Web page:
Dear friends of Shan Refugees:
Conditions in Burma are abysmal. The military is waging open warfare against people protesting the takeover of their country. It is not just the protesters who are in danger: Loi Kaw Wan, an encampment of Shan displaced persons, on the urma/Thai border north of Chaing Mai, has been shelled and residents cannot farm their land for fear of attack.
In the past, we supported six orphans at this site, and I am deeply saddened by the plight of their people. https://myanmar-now.org/en/news/myanmar-military-artillery-shells-explode-near-shan-idp-camps. Below photo is with young women who lived at this encampment.
You can read more about the military coup here:
The Burmese military blocked internet service for more than a month. When they still had it, a former student wrote simply, "Scared, Teacher."
NEWS FROM THAILAND AND OUR EDUCATION PROGRAMS:
Thailand is having a resurgence of COVID cases, and only 1% of the people have been vaccinated.
Our schools have been closed for some weeks and are tentatively scheduled to reopen in early June. When in session, they accomplish amazing things. Here is some information we gleaned from the last report from Shan Youth Power, SYP, which manages the education
programs, wrote about several outstanding students. She studies as Secondary level, grade at Nawamin Payap High School. Nong Tida always has a passion for working at social work organizing, and leading the students in the community for activities
such as organizing reading books, decorating the school to be clean, leading the students for environment activity, encouraging the community to reduce plastic by collecting the money and buying plates, spoons for using in community, such as birthday party. She always happy to join social activity workshops or camps that are provided by Shan Youth Power. She has a strong heart to help the community and wants to see migrant people have better future.
Nong Tida may not be outstanding in language skills such as English but she is an excellent in social work. In SYP, we are not just developing in academic studies, we guide them to be who they are, to follow their dreams. We believe people have different talents, which means that although we cannot be outstanding in everything, at least we do good for people, for society.
Noung Shwe Kyar is one of the outstanding students from KarnKanook2 Migrant School. She has been studying at Chiang Mai Vocational College as a first-year student in Design, academic year 2020.
Her words: I am one of the students who has received a scholarship from Bernice [ie, Schools for Shan Refugees]. I got scholarship since elementary school until grade-9. I knew about this scholarship from one alumni student who is living in the same camp with me. We learned at Migrant school together. I thought that I had difficult circumstances and my family had very low income. This scholarship can provide for food expenses at school or tuition fee. And volunteer teachers from Shan Youth Power also come to teach at our camp. Therefore, I got the scholarship. The difficult thing I have faced is the cost of passport and visa extension fees. There are 4 people in my family and we all are using passports as well... this year there is an additional blood test and covid-19 test. Due to Covid-19 pandemic many people had lost their jobs and it is hard to find a job.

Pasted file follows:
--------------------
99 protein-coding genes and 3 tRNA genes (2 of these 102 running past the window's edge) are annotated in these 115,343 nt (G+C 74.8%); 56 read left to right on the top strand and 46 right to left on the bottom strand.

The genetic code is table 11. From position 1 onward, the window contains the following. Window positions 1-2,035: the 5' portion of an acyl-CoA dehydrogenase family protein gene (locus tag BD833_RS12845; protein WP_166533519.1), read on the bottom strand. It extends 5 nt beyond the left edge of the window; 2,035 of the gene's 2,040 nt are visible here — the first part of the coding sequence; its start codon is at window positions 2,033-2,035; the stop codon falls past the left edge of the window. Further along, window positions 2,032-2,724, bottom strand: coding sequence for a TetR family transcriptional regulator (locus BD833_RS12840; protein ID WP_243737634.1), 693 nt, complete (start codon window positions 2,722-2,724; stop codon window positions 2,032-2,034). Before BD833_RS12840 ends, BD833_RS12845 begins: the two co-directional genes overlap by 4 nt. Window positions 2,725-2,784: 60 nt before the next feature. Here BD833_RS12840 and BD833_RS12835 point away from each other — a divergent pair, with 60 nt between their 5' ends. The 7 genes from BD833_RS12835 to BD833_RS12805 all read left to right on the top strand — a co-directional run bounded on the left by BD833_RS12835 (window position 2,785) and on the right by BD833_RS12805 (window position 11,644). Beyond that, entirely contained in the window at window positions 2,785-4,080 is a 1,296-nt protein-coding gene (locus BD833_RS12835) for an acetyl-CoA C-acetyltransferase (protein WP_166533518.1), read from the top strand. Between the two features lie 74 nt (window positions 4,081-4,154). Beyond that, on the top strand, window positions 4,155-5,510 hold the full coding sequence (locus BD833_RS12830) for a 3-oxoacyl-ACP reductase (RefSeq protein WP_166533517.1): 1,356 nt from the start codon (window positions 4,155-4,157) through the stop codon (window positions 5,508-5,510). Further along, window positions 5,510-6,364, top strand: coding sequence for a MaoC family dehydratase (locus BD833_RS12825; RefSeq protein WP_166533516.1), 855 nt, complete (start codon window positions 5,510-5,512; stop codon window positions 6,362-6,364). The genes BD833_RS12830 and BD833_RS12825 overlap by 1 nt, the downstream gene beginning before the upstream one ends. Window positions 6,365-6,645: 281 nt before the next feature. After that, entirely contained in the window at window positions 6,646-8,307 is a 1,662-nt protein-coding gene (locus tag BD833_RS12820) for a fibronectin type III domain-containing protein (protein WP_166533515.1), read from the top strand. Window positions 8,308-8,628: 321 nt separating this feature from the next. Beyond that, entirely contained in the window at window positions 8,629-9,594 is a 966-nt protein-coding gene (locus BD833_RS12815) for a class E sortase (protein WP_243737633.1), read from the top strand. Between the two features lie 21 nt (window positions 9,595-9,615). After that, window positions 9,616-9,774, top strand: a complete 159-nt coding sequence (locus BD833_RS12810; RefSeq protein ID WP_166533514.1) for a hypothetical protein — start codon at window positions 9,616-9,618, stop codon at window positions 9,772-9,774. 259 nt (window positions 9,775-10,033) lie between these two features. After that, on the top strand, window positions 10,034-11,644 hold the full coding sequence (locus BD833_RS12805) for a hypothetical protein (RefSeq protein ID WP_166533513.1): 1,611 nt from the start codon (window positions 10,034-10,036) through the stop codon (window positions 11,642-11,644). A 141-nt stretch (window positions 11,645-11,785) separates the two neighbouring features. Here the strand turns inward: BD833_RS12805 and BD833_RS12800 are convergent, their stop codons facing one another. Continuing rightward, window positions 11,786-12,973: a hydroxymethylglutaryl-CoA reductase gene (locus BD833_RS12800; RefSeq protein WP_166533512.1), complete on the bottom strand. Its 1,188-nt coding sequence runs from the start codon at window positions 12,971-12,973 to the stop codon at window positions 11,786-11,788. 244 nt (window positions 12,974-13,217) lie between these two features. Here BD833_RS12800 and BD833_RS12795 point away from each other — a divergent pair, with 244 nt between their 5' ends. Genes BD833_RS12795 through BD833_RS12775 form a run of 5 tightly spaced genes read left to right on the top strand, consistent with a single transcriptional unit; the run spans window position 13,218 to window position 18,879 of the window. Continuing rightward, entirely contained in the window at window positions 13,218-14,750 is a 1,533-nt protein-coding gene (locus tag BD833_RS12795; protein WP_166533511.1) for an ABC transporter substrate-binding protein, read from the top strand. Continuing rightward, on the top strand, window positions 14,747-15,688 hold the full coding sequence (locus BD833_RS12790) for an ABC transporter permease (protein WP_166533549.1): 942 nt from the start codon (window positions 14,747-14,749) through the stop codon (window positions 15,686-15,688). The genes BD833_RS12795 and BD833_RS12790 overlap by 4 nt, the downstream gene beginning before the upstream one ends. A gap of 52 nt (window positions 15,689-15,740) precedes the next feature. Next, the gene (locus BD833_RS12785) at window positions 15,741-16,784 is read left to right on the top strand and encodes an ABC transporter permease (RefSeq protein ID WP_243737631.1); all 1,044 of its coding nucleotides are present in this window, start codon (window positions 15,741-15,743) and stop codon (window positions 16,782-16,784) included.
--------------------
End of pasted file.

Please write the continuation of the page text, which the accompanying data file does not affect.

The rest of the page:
My mom works as a housecleaner during this period it hard for her to get a job too. Especially, if you are migrant workers. Because some employers are afraid of migrant workers. They think that they will get infection with Covid-19 from migrant workers.
For example, we went to clean in a house but they did not want us to enter the house. As for my father, in the past he had many jobs and it was easy to get a job to work. Now, there is not many jobs like before so, it is hard for him to get a job too. And he has to work to pay for food day to day and no savings. In the past, migrant workers like us wouldn't study until high school. They would only study till middle school then start to work. [Our program is extending the education of Shan youth.]
We are completing a report about our teachers—five of whom were migrant camp students and got scholarships from us, some, like Nong Shwe Kyar, for as many as nine years. I will forward it soon.
In the meantime, we are hoping to keep the schools and scholarship programs afloat. We are ever so grateful to those of you who have donated. That money is in safekeeping until the education programs resume. If you have not donated this year and wish to do so, scholarships range from $30.00 per year for elementary students to $100, $200, and $300 per year for older students, attending vocational schools. Donations can be made through Pay Pal at our website: www.shanrefugeeschools.org OR you may write a check to Schools for Shan Refugees and send it to
Mary Worner , Treasurer
28424 Water Street Road, Underwood, MN 56586
Many thanks to the Unitarian Universalist Church in Underwood for their continued support in the form of an annual grant. We are grateful. The Shan youth are grateful.
If we remain COVID free into fall, we plan to hold a 3-course Shan dinner fundraiser in Minneapolis. Hold the date: Saturday, October 9!
Bernice Johnson, Vice President Schools for Shan Refugees, Inc.
Ready to help us make a change?
We greatly appreciate your financial contribution to our important work. Click the donate button to submit your donation securely via PayPal.